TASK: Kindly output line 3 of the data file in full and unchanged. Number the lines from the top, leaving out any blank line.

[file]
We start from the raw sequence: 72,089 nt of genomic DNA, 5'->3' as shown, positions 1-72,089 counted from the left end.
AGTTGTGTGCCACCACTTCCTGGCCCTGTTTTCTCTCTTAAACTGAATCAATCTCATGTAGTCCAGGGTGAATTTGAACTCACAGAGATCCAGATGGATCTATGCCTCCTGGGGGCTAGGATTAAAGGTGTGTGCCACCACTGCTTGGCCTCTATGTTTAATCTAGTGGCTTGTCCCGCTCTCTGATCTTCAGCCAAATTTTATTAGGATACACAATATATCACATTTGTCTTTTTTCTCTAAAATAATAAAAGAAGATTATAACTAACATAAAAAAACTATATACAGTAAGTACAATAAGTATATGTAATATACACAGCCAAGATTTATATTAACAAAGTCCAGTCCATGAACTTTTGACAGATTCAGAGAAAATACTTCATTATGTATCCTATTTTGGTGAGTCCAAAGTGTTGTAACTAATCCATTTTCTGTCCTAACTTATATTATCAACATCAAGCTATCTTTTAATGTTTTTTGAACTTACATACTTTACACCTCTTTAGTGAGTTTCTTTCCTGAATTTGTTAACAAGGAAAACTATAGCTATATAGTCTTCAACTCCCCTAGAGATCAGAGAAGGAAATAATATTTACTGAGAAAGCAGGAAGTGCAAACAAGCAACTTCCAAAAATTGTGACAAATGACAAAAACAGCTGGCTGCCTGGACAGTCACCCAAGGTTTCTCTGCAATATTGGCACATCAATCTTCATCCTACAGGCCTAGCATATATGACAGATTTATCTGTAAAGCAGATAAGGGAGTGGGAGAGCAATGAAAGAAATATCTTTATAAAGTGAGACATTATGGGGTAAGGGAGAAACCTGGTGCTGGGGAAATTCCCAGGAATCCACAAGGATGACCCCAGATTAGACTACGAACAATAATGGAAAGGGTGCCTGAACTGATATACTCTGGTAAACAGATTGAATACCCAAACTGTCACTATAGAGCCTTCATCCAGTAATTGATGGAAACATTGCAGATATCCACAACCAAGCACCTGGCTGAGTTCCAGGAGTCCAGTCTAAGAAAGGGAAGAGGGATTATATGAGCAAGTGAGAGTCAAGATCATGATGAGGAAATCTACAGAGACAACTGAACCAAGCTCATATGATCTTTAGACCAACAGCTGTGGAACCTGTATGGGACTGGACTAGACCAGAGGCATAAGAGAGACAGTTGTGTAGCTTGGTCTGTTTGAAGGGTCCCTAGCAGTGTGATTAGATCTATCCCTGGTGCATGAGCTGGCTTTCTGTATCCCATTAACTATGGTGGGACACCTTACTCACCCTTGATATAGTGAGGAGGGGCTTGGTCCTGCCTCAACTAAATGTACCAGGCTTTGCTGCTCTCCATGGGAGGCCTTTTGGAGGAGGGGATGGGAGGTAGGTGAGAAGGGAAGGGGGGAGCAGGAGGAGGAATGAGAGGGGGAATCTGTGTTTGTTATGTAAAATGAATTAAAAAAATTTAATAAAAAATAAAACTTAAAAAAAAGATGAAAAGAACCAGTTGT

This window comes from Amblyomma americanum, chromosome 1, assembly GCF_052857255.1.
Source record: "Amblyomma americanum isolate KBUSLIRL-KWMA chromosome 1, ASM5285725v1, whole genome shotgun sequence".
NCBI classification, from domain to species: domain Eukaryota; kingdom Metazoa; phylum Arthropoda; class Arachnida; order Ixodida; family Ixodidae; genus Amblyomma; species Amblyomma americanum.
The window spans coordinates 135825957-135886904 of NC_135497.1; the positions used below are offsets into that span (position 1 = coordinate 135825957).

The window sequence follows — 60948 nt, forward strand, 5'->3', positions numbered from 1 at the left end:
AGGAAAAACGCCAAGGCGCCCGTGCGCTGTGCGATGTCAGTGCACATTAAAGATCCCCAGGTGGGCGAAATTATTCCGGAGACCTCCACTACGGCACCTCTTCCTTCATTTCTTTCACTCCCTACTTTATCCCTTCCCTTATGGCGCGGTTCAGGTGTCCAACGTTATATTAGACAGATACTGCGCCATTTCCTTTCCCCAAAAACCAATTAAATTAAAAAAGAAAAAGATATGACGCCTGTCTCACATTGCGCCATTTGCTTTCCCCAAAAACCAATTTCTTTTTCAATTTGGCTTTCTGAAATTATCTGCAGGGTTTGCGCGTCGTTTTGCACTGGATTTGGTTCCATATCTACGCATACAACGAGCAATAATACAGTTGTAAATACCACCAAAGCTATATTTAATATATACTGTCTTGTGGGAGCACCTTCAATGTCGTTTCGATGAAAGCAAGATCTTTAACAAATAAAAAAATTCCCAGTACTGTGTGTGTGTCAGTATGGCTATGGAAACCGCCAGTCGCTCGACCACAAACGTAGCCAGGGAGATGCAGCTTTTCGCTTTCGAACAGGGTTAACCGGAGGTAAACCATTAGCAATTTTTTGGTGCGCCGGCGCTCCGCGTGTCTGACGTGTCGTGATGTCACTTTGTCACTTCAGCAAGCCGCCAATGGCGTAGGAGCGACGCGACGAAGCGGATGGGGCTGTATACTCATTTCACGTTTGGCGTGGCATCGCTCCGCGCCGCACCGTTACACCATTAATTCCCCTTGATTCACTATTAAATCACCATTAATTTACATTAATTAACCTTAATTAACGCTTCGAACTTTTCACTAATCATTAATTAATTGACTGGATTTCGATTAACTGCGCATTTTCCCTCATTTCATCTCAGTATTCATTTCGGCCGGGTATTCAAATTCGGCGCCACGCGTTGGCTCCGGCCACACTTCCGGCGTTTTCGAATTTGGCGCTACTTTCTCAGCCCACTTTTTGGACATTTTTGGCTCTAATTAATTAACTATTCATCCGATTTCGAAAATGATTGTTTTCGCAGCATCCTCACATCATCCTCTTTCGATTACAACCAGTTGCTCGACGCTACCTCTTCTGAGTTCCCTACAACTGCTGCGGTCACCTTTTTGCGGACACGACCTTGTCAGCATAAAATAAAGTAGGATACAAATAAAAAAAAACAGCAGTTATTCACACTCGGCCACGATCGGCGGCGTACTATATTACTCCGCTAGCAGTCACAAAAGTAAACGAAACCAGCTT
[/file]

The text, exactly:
This window comes from Amblyomma americanum, chromosome 1, assembly GCF_052857255.1.